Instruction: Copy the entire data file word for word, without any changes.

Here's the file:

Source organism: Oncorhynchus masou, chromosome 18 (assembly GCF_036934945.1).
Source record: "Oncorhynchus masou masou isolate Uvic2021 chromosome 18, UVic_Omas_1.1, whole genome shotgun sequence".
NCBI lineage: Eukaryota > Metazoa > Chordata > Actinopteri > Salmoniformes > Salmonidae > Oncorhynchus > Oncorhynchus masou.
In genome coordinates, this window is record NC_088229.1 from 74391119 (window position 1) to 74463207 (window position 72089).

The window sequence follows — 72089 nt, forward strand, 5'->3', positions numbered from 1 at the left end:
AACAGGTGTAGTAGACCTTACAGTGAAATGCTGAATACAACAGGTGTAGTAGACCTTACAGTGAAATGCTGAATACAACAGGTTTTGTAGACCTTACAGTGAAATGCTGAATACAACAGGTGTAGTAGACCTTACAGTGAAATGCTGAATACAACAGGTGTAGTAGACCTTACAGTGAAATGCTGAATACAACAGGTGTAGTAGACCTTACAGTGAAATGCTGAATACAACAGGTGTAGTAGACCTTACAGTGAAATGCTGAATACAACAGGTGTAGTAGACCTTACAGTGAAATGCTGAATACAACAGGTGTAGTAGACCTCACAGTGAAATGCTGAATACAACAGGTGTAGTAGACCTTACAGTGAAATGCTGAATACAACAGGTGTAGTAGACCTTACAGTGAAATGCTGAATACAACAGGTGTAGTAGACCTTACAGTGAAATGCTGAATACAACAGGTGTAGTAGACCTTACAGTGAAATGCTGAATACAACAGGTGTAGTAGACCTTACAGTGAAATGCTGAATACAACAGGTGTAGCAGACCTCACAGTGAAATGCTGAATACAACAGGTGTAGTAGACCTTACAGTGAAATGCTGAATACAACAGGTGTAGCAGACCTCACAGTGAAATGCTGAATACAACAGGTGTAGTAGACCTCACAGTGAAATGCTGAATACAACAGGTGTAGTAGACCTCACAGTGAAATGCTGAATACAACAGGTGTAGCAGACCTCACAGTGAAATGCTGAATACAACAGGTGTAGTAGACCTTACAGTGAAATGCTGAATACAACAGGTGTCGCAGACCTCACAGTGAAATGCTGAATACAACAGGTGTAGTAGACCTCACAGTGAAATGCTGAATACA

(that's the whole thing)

Source organism: Oncorhynchus masou, chromosome 18 (assembly GCF_036934945.1).
Source record: "Oncorhynchus masou masou isolate Uvic2021 chromosome 18, UVic_Omas_1.1, whole genome shotgun sequence".
NCBI lineage: Eukaryota > Metazoa > Chordata > Actinopteri > Salmoniformes > Salmonidae > Oncorhynchus > Oncorhynchus masou.
In genome coordinates, this window is record NC_088229.1 from 74391119 (window position 1) to 74463207 (window position 72089).

The window sequence follows — 72089 nt, forward strand, 5'->3', positions numbered from 1 at the left end:
AACAGGTGTAGTAGACCTTACAGTGAAATGCTGAATACAACAGGTGTAGTAGACCTTACAGTGAAATGCTGAATACAACAGGTTTTGTAGACCTTACAGTGAAATGCTGAATACAACAGGTGTAGTAGACCTTACAGTGAAATGCTGAATACAACAGGTGTAGTAGACCTTACAGTGAAATGCTGAATACAACAGGTGTAGTAGACCTTACAGTGAAATGCTGAATACAACAGGTGTAGTAGACCTTACAGTGAAATGCTGAATACAACAGGTGTAGTAGACCTTACAGTGAAATGCTGAATACAACAGGTGTAGTAGACCTCACAGTGAAATGCTGAATACAACAGGTGTAGTAGACCTTACAGTGAAATGCTGAATACAACAGGTGTAGTAGACCTTACAGTGAAATGCTGAATACAACAGGTGTAGTAGACCTTACAGTGAAATGCTGAATACAACAGGTGTAGTAGACCTTACAGTGAAATGCTGAATACAACAGGTGTAGTAGACCTTACAGTGAAATGCTGAATACAACAGGTGTAGCAGACCTCACAGTGAAATGCTGAATACAACAGGTGTAGTAGACCTTACAGTGAAATGCTGAATACAACAGGTGTAGCAGACCTCACAGTGAAATGCTGAATACAACAGGTGTAGTAGACCTCACAGTGAAATGCTGAATACAACAGGTGTAGTAGACCTCACAGTGAAATGCTGAATACAACAGGTGTAGCAGACCTCACAGTGAAATGCTGAATACAACAGGTGTAGTAGACCTTACAGTGAAATGCTGAATACAACAGGTGTCGCAGACCTCACAGTGAAATGCTGAATACAACAGGTGTAGTAGACCTCACAGTGAAATGCTGAATACA